Horses dumped in dairy farmer’s field with cows

  • Could the current tough climate — both in terms of weather and economics — lead someone to abandon a horse or pony in your field?

    This is the situation faced by dairy farmers Margaret and Robert Bailey of Biddulph in North Staffordshire, who were surprised to find two ponies grazing with their cows on Sunday, 14 November.

    “The field has a roadside gate so someone popped them in overnight,” said Mrs Bailey.

    The Baileys rang the police thinking the ponies may have been pushed into their field to get them off the road.

    But, two weeks later, the small chestnut (pictured) and iron grey are still grazing with their herd.

    “We rang World Horse Welfare and they advised us to put a note on the gate saying that if the ponies were not removed within a week we would claim ownership and dispose of them.

    “We have done that and no one has come forward. But my concern is that I am now responsible for them and they will need passports and feeding in this cold weather.”

    Horse passports cost from £10-£30, depending on the issuer and hay prices are as much as £7 for a small bale.

    A spokesman for World Horse Welfare said it regularly gets calls from landowners who have found horses in their fields.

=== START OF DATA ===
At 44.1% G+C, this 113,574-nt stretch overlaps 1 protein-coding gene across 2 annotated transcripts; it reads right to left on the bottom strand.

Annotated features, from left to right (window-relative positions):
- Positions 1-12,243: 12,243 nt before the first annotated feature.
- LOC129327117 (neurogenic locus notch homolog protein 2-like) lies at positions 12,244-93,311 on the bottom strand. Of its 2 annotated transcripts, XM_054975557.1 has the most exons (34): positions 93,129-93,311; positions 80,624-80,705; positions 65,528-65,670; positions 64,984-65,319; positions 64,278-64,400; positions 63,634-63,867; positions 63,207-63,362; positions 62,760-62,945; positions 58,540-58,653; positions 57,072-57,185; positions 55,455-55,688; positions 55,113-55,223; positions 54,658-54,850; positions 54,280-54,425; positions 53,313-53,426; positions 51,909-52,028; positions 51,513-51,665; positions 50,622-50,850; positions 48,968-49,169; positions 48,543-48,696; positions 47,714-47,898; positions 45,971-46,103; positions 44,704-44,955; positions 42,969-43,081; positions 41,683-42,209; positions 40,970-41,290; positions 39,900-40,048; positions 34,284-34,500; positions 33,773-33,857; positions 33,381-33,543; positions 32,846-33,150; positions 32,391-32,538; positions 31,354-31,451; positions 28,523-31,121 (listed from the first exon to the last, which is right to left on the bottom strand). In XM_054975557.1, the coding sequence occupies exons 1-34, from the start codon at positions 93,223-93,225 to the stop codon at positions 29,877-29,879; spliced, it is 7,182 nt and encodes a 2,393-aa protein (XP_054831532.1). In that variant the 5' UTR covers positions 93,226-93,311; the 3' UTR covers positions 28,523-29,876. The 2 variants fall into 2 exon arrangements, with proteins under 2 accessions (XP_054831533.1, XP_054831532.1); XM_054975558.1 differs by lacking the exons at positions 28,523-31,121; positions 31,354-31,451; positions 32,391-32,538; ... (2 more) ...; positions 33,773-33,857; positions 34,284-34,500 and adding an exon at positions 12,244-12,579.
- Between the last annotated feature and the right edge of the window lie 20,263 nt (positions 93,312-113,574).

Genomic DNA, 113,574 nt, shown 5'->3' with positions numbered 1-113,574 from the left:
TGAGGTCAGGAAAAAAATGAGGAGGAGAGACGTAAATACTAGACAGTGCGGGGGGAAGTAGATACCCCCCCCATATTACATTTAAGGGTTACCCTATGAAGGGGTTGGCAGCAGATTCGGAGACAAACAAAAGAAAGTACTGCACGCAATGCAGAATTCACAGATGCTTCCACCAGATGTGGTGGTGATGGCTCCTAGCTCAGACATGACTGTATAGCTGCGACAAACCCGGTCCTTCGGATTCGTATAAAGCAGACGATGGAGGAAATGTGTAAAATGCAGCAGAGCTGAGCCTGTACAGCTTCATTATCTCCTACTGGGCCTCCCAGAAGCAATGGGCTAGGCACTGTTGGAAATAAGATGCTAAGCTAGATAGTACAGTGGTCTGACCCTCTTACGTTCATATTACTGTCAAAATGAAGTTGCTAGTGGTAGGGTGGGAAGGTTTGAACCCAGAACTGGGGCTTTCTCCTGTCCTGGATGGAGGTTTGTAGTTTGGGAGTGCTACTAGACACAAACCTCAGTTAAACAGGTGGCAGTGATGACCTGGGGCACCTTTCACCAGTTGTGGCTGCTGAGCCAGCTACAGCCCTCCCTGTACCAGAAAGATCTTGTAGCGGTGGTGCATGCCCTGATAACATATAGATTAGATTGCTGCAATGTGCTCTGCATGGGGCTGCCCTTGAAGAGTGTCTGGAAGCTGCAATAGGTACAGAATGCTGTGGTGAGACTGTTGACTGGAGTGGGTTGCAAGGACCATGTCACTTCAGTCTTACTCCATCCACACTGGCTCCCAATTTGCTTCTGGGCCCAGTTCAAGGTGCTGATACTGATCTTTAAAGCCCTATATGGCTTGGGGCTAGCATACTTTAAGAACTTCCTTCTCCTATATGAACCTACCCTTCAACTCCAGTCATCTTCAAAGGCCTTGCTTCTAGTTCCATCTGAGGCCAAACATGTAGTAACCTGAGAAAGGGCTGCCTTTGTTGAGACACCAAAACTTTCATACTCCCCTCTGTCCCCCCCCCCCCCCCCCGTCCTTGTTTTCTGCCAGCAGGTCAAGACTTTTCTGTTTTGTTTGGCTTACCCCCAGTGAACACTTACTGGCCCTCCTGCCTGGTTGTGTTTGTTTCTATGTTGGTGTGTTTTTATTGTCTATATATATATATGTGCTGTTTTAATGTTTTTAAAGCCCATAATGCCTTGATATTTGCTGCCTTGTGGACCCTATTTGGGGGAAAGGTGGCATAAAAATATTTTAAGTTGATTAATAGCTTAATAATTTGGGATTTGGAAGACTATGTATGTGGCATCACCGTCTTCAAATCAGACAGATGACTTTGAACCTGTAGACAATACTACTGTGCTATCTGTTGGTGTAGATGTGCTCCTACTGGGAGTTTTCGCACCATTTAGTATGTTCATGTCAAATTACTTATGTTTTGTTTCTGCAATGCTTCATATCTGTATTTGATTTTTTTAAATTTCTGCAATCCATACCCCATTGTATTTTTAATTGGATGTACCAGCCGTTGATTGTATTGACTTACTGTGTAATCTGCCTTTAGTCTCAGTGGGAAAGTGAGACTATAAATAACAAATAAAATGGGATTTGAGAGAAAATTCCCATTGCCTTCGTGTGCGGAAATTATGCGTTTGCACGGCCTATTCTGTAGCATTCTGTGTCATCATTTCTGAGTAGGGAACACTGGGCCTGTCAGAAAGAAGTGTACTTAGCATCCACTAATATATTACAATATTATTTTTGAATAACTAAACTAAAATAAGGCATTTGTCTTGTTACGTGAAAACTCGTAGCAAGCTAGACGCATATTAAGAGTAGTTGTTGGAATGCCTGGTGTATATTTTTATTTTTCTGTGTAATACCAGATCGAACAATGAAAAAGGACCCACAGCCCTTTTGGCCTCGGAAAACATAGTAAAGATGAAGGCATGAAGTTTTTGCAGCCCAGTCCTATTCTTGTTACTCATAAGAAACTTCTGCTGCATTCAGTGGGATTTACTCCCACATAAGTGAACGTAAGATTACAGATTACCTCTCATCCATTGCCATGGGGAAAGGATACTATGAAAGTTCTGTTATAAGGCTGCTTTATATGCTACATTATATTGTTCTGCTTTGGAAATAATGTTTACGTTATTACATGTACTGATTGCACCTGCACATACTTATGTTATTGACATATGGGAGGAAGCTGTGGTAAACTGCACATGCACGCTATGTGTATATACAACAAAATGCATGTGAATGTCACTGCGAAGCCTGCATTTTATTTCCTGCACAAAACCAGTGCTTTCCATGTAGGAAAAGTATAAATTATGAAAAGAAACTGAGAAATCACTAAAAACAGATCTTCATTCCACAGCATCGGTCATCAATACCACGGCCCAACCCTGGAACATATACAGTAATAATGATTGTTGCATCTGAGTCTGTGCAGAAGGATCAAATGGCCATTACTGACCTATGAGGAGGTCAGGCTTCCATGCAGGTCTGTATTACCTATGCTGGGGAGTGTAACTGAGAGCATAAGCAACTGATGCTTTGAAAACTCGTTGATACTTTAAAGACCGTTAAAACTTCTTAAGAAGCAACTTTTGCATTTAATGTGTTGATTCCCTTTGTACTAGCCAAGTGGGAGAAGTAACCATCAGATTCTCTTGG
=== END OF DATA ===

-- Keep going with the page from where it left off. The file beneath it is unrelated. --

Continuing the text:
“We always advise them to contact a lawyer, preferably an equine lawyer,” she said.

    “There is a legal process which owners can follow to resolve such situations, but they should seek proper advice, which we cannot offer.”

    Tony Tyler, deputy chief executive of the charity, said: “We are extremely sympathetic to the plight of landowners who find themselves in this situation.

    “But unfortunately, World Horse Welfare is generally unable to take in these horses.”

    Horse dumping is rife in some parts of Ireland.

    David Lalor of Hunting Association of Ireland said: “Farmers regularly find horses left on their land. We try to advise them, as does the Irish Farmers Association.”

    As H&H went to press, an RSPCA officer was due to visit the Baileys to check the ponies for microchips or other identifying marks.

    And Staffordshire Police said it would conduct investigations locally to try to find out who owns the ponies.

    This article was first published in the current issue of Horse & Hound, 2 December 2010

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